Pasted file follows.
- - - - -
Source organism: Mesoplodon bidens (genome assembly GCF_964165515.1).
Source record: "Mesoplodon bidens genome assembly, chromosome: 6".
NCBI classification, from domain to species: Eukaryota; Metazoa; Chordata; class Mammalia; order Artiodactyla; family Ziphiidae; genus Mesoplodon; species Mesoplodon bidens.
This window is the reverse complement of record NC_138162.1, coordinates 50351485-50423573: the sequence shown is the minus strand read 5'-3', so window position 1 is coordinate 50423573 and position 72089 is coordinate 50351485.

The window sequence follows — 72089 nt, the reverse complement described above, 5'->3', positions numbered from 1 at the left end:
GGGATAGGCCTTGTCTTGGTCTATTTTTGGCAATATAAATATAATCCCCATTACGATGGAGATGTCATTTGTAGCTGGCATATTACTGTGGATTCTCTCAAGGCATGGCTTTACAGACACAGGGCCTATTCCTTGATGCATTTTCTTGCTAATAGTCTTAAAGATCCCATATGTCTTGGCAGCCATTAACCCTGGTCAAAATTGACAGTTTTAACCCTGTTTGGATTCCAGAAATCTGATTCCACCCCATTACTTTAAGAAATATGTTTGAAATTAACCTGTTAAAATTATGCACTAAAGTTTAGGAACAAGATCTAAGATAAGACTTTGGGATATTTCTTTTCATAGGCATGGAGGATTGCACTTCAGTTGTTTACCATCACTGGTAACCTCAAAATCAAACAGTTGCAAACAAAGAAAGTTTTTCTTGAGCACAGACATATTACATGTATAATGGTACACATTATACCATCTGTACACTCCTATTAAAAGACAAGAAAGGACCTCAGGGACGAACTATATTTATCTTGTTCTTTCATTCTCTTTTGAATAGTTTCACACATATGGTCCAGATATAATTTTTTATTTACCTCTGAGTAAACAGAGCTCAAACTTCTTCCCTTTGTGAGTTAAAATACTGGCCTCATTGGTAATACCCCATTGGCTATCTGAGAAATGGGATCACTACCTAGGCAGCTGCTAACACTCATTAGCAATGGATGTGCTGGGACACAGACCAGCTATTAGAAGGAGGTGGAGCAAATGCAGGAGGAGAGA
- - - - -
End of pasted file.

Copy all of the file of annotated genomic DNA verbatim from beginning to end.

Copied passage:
Source organism: Mesoplodon bidens (genome assembly GCF_964165515.1).
Source record: "Mesoplodon bidens genome assembly, chromosome: 6".
NCBI classification, from domain to species: Eukaryota; Metazoa; Chordata; class Mammalia; order Artiodactyla; family Ziphiidae; genus Mesoplodon; species Mesoplodon bidens.
This window is the reverse complement of record NC_138162.1, coordinates 50351485-50423573: the sequence shown is the minus strand read 5'-3', so window position 1 is coordinate 50423573 and position 72089 is coordinate 50351485.

The window sequence follows — 72089 nt, the reverse complement described above, 5'->3', positions numbered from 1 at the left end:
GGGATAGGCCTTGTCTTGGTCTATTTTTGGCAATATAAATATAATCCCCATTACGATGGAGATGTCATTTGTAGCTGGCATATTACTGTGGATTCTCTCAAGGCATGGCTTTACAGACACAGGGCCTATTCCTTGATGCATTTTCTTGCTAATAGTCTTAAAGATCCCATATGTCTTGGCAGCCATTAACCCTGGTCAAAATTGACAGTTTTAACCCTGTTTGGATTCCAGAAATCTGATTCCACCCCATTACTTTAAGAAATATGTTTGAAATTAACCTGTTAAAATTATGCACTAAAGTTTAGGAACAAGATCTAAGATAAGACTTTGGGATATTTCTTTTCATAGGCATGGAGGATTGCACTTCAGTTGTTTACCATCACTGGTAACCTCAAAATCAAACAGTTGCAAACAAAGAAAGTTTTTCTTGAGCACAGACATATTACATGTATAATGGTACACATTATACCATCTGTACACTCCTATTAAAAGACAAGAAAGGACCTCAGGGACGAACTATATTTATCTTGTTCTTTCATTCTCTTTTGAATAGTTTCACACATATGGTCCAGATATAATTTTTTATTTACCTCTGAGTAAACAGAGCTCAAACTTCTTCCCTTTGTGAGTTAAAATACTGGCCTCATTGGTAATACCCCATTGGCTATCTGAGAAATGGGATCACTACCTAGGCAGCTGCTAACACTCATTAGCAATGGATGTGCTGGGACACAGACCAGCTATTAGAAGGAGGTGGAGCAAATGCAGGAGGAGAGA